New insights in cell death in plants might generate new leads for weed control

Some plants like the giant sequoia trees can grow into the “Largest Living Things on Earth”. Ironically, most of a tree’s biomass is actually not alive, but is formed by persistent cell corpses that are collectively called wood. Wood development is terminated by a tightly controlled cell death process of the individual cell types. The formation of wood is only one of the many programmed cell death processes that are important for plant growth and development.

The lab of Prof. Moritz Nowack (VIB-UGent Center for Plant Systems Biology) investigates the regulation of these plant cell death processes in the model plant Arabidopsis.

Moritz Nowack. Photo credit: VIB-Ine Dehandschutter

Dr. Huysmans, first author of this study: “To study plant cell death, we are using the plant’s root cap as a model system. The root cap is situated at the tip of the growing root, guiding and protecting the delicate root tip as it pushes through the soil. Individual root cap cells are constantly regenerated and have a short life span that ends in programmed cell death.”

In this project, the researchers aimed at discovering new genes that control the cell death process in plants. To this end, they studied transcription factors, which regulate gene expression as the starting point of protein production. The regulated production of proteins is an important first step to ensure the orderly execution of cell death.

Huysmans: “To identify regulators of cell death, we compared which transcription factors are produced both in wood cells and in root cap cells. As both cell types undergo programmed cell death, we hoped to identify important regulators of this process. We found a number of common transcription factors and analyzed two of them, ANAC087 and ANAC046, in detail.”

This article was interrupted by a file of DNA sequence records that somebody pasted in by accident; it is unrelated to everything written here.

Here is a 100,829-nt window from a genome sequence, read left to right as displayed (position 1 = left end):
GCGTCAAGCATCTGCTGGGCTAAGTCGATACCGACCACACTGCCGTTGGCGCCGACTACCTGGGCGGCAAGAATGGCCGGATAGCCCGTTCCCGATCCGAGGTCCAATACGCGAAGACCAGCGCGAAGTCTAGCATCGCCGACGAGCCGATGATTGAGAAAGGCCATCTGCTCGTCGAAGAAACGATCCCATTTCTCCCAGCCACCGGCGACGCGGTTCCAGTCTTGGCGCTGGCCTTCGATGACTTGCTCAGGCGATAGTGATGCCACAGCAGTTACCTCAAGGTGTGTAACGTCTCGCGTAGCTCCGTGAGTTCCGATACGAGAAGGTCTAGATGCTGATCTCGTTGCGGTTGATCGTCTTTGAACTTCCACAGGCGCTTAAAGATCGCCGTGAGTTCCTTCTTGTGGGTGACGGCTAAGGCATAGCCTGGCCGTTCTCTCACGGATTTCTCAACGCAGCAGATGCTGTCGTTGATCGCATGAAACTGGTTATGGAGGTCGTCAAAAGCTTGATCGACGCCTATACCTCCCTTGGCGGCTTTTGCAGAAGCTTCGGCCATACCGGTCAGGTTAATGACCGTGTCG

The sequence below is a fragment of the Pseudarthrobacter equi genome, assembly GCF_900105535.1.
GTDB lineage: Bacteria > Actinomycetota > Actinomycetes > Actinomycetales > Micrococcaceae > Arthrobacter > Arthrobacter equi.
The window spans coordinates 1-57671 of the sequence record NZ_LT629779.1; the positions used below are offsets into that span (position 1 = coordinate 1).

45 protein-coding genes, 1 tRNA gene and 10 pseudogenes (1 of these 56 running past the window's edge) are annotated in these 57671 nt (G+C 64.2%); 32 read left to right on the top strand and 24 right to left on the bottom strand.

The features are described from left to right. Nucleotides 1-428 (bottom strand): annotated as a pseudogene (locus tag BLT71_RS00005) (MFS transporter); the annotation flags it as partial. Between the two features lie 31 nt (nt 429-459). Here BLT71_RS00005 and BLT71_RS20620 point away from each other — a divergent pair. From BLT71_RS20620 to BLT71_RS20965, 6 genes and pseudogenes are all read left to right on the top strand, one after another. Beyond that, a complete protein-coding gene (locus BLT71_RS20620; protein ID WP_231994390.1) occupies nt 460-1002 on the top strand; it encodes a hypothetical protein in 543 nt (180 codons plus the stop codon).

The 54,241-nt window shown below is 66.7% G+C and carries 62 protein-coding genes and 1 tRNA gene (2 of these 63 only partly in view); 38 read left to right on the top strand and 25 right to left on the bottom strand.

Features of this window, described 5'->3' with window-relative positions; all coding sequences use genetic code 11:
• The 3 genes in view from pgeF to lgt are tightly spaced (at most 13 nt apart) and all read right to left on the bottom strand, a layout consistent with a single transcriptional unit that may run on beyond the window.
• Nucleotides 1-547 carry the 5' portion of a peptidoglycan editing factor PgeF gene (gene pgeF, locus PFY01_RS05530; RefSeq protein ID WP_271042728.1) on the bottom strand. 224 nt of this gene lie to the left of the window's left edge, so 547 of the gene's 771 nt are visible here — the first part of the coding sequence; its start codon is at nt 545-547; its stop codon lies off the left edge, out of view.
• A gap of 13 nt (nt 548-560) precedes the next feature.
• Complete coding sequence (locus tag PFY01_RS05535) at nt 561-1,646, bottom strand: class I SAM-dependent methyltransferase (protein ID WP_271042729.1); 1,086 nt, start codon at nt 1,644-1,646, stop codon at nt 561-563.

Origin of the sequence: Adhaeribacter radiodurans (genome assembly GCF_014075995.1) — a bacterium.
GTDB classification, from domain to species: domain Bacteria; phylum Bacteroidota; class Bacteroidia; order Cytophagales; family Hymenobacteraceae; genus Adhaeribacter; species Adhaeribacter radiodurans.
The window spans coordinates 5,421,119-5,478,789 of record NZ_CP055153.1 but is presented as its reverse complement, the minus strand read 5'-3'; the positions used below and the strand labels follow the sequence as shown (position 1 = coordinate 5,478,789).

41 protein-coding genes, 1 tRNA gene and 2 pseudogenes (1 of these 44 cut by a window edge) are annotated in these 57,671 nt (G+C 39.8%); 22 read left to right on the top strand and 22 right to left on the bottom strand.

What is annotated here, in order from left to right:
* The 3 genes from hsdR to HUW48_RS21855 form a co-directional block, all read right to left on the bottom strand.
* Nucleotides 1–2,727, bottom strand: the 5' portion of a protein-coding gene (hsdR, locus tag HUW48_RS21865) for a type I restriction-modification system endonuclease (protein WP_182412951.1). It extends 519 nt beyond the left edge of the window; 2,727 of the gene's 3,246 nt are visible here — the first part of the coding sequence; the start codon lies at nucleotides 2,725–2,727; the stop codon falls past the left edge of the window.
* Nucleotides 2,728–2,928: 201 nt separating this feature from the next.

In mutants that abnormally produced these factors outside the root cap, the team of Nowack found that many cells died within 24 hours, leading to growth arrest and seedling death. Conversely, when analyzing mutants that were unable to produce ANAC087 and ANAC046, they found that root cap cells lived much longer than in regular Arabidopsis plants.

Moritz Nowack (VIB-UGent Center for Plant Systems Biology): “These results show that both transcription factors are important regulators of programmed cell death in Arabidopsis. Surprisingly, our results also revealed that root cap cells that are detached from the roots and reside in the rhizosphere have a genetically determined life span.”

Identifying transcription factors controlling the cell death program is but a first step. To find the proteins that do the actual killing job, target genes controlled by ANAC087 and ANAC046 need to be analyzed.

Moritz Nowack: “Ultimately, we strive to understand the complex network of proteins that is necessary to execute cell death in plants. This knowledge might generate new leads on how to control cell death in weeds and crop plants. Inducing naturally occurring cell death in weeds would be an environment-friendly way for weed control, while optimizing cell death processes in crop plants could contribute to stabilization of plant yield under adverse environmental conditions."

Source: VIB

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